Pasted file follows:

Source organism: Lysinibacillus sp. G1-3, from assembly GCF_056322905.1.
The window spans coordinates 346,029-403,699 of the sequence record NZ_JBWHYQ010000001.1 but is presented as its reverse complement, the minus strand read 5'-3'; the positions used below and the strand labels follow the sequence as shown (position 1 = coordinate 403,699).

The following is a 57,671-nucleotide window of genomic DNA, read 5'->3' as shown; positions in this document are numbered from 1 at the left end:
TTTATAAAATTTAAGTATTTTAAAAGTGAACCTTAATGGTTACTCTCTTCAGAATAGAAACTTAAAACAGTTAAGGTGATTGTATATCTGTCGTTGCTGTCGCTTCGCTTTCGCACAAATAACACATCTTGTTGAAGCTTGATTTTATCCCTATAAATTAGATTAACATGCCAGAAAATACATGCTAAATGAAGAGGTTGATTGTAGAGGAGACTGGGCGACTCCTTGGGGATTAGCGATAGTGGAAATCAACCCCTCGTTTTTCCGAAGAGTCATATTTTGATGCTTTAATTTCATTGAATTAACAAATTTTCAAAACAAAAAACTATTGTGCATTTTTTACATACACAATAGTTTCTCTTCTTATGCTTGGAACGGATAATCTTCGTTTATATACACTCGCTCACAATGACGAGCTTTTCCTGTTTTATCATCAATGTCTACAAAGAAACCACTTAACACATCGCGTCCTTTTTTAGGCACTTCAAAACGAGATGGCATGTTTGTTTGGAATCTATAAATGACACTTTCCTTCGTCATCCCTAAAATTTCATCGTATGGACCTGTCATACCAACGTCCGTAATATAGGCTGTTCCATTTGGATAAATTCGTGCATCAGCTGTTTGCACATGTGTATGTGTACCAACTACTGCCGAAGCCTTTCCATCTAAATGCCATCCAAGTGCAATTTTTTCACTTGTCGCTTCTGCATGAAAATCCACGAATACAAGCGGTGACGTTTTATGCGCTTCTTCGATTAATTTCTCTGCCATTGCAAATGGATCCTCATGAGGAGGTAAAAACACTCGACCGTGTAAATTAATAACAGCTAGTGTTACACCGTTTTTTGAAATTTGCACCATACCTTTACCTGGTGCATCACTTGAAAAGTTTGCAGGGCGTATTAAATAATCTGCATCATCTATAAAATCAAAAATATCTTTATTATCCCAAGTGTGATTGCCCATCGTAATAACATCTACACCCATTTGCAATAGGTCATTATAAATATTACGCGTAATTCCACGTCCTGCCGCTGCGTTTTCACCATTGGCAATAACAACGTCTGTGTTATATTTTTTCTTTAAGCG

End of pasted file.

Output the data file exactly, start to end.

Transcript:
Source organism: Lysinibacillus sp. G1-3, from assembly GCF_056322905.1.
The window spans coordinates 346,029-403,699 of the sequence record NZ_JBWHYQ010000001.1 but is presented as its reverse complement, the minus strand read 5'-3'; the positions used below and the strand labels follow the sequence as shown (position 1 = coordinate 403,699).

The following is a 57,671-nucleotide window of genomic DNA, read 5'->3' as shown; positions in this document are numbered from 1 at the left end:
TTTATAAAATTTAAGTATTTTAAAAGTGAACCTTAATGGTTACTCTCTTCAGAATAGAAACTTAAAACAGTTAAGGTGATTGTATATCTGTCGTTGCTGTCGCTTCGCTTTCGCACAAATAACACATCTTGTTGAAGCTTGATTTTATCCCTATAAATTAGATTAACATGCCAGAAAATACATGCTAAATGAAGAGGTTGATTGTAGAGGAGACTGGGCGACTCCTTGGGGATTAGCGATAGTGGAAATCAACCCCTCGTTTTTCCGAAGAGTCATATTTTGATGCTTTAATTTCATTGAATTAACAAATTTTCAAAACAAAAAACTATTGTGCATTTTTTACATACACAATAGTTTCTCTTCTTATGCTTGGAACGGATAATCTTCGTTTATATACACTCGCTCACAATGACGAGCTTTTCCTGTTTTATCATCAATGTCTACAAAGAAACCACTTAACACATCGCGTCCTTTTTTAGGCACTTCAAAACGAGATGGCATGTTTGTTTGGAATCTATAAATGACACTTTCCTTCGTCATCCCTAAAATTTCATCGTATGGACCTGTCATACCAACGTCCGTAATATAGGCTGTTCCATTTGGATAAATTCGTGCATCAGCTGTTTGCACATGTGTATGTGTACCAACTACTGCCGAAGCCTTTCCATCTAAATGCCATCCAAGTGCAATTTTTTCACTTGTCGCTTCTGCATGAAAATCCACGAATACAAGCGGTGACGTTTTATGCGCTTCTTCGATTAATTTCTCTGCCATTGCAAATGGATCCTCATGAGGAGGTAAAAACACTCGACCGTGTAAATTAATAACAGCTAGTGTTACACCGTTTTTTGAAATTTGCACCATACCTTTACCTGGTGCATCACTTGAAAAGTTTGCAGGGCGTATTAAATAATCTGCATCATCTATAAAATCAAAAATATCTTTATTATCCCAAGTGTGATTGCCCATCGTAATAACATCTACACCCATTTGCAATAGGTCATTATAAATATTACGCGTAATTCCACGTCCTGCCGCTGCGTTTTCACCATTGGCAATAACAACGTCTGTGTTATATTTTTTCTTTAAGCG